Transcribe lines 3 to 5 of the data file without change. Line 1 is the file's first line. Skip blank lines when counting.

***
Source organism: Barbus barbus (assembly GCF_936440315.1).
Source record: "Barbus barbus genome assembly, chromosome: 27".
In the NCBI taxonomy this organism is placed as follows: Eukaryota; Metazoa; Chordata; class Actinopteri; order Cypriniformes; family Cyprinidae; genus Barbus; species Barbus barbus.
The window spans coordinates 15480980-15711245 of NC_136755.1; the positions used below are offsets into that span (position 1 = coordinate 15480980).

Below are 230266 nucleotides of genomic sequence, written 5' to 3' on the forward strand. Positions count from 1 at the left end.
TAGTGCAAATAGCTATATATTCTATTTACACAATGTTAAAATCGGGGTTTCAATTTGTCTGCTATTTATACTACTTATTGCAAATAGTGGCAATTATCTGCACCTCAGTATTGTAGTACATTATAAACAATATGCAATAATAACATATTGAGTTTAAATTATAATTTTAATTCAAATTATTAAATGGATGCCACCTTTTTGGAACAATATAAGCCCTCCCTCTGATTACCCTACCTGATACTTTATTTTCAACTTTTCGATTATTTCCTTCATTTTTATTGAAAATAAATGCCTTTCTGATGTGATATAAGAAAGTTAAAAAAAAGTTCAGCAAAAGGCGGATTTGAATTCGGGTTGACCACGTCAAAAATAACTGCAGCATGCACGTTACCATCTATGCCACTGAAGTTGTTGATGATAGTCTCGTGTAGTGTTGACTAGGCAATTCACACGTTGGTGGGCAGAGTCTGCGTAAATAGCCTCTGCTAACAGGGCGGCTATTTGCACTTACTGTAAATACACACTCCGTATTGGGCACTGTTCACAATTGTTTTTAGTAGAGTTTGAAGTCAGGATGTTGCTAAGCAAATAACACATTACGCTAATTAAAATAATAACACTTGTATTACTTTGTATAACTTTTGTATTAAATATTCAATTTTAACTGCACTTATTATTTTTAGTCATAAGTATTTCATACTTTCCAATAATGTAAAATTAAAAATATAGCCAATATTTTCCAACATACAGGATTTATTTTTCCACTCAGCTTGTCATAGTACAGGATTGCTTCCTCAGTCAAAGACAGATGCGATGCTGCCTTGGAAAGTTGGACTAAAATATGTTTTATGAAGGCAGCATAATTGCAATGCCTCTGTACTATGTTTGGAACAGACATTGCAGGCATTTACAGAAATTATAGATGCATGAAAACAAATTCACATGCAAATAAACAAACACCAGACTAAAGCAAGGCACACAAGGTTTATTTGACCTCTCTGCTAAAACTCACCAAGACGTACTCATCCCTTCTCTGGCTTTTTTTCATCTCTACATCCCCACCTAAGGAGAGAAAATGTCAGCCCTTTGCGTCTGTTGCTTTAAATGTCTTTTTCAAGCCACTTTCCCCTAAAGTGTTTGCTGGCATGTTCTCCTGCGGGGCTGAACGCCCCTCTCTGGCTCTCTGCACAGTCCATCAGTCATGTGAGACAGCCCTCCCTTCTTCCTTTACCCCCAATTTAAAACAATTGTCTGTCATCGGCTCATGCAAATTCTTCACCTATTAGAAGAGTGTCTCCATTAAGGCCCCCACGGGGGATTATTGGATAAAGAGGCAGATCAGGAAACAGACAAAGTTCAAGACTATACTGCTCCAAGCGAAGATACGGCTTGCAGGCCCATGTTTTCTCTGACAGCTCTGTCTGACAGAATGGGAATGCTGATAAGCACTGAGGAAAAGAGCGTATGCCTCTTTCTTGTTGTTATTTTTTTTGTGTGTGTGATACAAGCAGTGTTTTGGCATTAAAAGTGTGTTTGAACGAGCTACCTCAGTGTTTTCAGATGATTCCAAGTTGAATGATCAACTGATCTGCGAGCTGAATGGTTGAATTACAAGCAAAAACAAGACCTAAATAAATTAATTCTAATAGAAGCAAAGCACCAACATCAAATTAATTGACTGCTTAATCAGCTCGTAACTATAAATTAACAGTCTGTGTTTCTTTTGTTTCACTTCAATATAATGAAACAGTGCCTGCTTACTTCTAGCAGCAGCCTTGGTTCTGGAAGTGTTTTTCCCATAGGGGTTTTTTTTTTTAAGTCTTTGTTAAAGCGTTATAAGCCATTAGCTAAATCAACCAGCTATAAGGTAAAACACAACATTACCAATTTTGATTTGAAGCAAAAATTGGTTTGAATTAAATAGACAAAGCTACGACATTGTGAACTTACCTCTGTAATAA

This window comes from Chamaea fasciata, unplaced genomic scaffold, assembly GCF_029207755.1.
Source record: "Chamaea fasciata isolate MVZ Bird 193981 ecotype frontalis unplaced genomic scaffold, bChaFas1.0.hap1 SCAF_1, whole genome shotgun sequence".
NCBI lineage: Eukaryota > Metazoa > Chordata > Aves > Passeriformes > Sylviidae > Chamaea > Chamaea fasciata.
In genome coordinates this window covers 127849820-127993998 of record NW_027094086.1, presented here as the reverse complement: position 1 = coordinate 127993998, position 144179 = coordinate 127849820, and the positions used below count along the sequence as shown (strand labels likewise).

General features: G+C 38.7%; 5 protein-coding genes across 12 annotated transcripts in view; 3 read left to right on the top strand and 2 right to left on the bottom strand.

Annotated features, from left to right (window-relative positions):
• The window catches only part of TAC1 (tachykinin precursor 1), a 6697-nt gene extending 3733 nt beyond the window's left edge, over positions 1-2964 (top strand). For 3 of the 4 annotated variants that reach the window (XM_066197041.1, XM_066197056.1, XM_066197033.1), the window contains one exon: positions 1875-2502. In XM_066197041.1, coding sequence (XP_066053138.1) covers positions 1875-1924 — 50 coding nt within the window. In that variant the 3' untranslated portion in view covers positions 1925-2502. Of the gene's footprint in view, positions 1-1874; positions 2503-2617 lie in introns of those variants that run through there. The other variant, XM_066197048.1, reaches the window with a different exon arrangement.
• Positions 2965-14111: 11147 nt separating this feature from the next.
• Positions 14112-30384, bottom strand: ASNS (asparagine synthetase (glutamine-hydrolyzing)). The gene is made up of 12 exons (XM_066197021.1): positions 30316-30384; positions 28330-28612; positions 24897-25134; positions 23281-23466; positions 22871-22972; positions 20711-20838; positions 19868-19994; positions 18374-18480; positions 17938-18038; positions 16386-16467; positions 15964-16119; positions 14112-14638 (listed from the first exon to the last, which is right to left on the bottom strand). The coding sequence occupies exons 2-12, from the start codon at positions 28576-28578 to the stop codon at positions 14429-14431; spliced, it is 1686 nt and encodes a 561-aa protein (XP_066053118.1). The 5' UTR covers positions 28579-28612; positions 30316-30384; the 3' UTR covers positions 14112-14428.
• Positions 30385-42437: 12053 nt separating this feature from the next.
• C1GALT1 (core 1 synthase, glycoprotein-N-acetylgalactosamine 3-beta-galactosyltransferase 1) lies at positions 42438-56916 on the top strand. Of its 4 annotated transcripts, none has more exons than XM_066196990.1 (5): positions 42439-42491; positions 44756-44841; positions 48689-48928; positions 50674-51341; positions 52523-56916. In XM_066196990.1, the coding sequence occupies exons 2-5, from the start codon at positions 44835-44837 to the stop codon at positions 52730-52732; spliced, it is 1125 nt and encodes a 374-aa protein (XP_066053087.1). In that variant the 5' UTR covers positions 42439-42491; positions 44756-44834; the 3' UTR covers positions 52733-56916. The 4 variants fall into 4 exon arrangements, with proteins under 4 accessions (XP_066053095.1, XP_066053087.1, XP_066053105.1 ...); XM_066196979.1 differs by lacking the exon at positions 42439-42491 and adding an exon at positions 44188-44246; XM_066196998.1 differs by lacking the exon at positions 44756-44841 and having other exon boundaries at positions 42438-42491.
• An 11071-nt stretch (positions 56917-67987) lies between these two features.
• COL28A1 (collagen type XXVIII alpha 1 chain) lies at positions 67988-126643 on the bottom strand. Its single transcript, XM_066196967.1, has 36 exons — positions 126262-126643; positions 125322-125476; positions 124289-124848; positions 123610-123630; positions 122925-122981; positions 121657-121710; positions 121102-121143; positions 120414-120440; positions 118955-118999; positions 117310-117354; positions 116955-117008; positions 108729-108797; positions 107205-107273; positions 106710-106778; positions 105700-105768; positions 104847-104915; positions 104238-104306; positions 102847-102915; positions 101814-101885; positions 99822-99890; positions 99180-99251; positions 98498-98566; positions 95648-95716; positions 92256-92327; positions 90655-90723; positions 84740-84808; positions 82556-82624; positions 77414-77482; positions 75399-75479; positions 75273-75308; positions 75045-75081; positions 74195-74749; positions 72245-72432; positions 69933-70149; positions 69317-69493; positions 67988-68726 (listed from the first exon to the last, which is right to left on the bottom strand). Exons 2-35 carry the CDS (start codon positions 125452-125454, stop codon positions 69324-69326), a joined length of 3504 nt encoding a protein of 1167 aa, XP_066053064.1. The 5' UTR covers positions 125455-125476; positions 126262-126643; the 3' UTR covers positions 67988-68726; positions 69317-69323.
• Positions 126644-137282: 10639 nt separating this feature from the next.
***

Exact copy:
In the NCBI taxonomy this organism is placed as follows: Eukaryota; Metazoa; Chordata; class Actinopteri; order Cypriniformes; family Cyprinidae; genus Barbus; species Barbus barbus.
The window spans coordinates 15480980-15711245 of NC_136755.1; the positions used below are offsets into that span (position 1 = coordinate 15480980).

Below are 230266 nucleotides of genomic sequence, written 5' to 3' on the forward strand. Positions count from 1 at the left end.